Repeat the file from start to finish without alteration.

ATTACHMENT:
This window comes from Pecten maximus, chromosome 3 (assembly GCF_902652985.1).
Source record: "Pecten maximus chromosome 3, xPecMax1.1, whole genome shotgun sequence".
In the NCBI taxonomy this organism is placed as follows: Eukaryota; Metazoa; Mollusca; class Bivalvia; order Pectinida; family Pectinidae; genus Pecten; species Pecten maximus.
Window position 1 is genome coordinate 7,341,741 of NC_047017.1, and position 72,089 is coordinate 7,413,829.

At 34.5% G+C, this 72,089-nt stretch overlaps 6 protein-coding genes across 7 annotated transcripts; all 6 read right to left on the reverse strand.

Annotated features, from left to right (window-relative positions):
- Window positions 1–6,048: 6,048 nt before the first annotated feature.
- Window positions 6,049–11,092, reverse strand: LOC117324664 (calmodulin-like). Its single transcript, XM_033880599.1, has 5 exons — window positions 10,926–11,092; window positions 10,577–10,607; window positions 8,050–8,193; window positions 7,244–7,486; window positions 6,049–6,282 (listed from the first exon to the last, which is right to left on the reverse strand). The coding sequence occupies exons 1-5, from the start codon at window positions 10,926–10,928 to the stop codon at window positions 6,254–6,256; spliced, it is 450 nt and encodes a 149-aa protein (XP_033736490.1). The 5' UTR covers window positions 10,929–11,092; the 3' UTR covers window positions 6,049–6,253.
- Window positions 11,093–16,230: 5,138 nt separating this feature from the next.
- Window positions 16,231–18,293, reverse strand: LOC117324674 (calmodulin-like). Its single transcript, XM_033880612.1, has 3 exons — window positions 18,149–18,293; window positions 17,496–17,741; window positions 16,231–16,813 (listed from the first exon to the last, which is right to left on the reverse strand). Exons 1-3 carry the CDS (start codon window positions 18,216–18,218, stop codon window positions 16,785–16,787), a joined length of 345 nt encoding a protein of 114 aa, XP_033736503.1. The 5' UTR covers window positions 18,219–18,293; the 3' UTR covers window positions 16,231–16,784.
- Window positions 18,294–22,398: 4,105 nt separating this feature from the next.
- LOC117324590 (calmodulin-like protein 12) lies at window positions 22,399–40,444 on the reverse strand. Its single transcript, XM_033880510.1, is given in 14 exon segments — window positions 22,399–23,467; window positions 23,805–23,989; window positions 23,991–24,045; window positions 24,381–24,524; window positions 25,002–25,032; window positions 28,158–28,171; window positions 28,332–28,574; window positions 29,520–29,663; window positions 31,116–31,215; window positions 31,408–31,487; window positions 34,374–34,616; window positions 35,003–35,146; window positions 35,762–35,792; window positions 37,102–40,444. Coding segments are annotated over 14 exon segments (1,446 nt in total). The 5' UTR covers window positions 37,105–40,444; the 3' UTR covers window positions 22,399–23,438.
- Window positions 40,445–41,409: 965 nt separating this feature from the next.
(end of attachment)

This window comes from Pecten maximus, chromosome 3 (assembly GCF_902652985.1).
Source record: "Pecten maximus chromosome 3, xPecMax1.1, whole genome shotgun sequence".
In the NCBI taxonomy this organism is placed as follows: Eukaryota; Metazoa; Mollusca; class Bivalvia; order Pectinida; family Pectinidae; genus Pecten; species Pecten maximus.
Window position 1 is genome coordinate 7,341,741 of NC_047017.1, and position 72,089 is coordinate 7,413,829.

At 34.5% G+C, this 72,089-nt stretch overlaps 6 protein-coding genes across 7 annotated transcripts; all 6 read right to left on the reverse strand.

Annotated features, from left to right (window-relative positions):
- Window positions 1–6,048: 6,048 nt before the first annotated feature.
- Window positions 6,049–11,092, reverse strand: LOC117324664 (calmodulin-like). Its single transcript, XM_033880599.1, has 5 exons — window positions 10,926–11,092; window positions 10,577–10,607; window positions 8,050–8,193; window positions 7,244–7,486; window positions 6,049–6,282 (listed from the first exon to the last, which is right to left on the reverse strand). The coding sequence occupies exons 1-5, from the start codon at window positions 10,926–10,928 to the stop codon at window positions 6,254–6,256; spliced, it is 450 nt and encodes a 149-aa protein (XP_033736490.1). The 5' UTR covers window positions 10,929–11,092; the 3' UTR covers window positions 6,049–6,253.
- Window positions 11,093–16,230: 5,138 nt separating this feature from the next.
- Window positions 16,231–18,293, reverse strand: LOC117324674 (calmodulin-like). Its single transcript, XM_033880612.1, has 3 exons — window positions 18,149–18,293; window positions 17,496–17,741; window positions 16,231–16,813 (listed from the first exon to the last, which is right to left on the reverse strand). Exons 1-3 carry the CDS (start codon window positions 18,216–18,218, stop codon window positions 16,785–16,787), a joined length of 345 nt encoding a protein of 114 aa, XP_033736503.1. The 5' UTR covers window positions 18,219–18,293; the 3' UTR covers window positions 16,231–16,784.
- Window positions 18,294–22,398: 4,105 nt separating this feature from the next.
- LOC117324590 (calmodulin-like protein 12) lies at window positions 22,399–40,444 on the reverse strand. Its single transcript, XM_033880510.1, is given in 14 exon segments — window positions 22,399–23,467; window positions 23,805–23,989; window positions 23,991–24,045; window positions 24,381–24,524; window positions 25,002–25,032; window positions 28,158–28,171; window positions 28,332–28,574; window positions 29,520–29,663; window positions 31,116–31,215; window positions 31,408–31,487; window positions 34,374–34,616; window positions 35,003–35,146; window positions 35,762–35,792; window positions 37,102–40,444. Coding segments are annotated over 14 exon segments (1,446 nt in total). The 5' UTR covers window positions 37,105–40,444; the 3' UTR covers window positions 22,399–23,438.
- Window positions 40,445–41,409: 965 nt separating this feature from the next.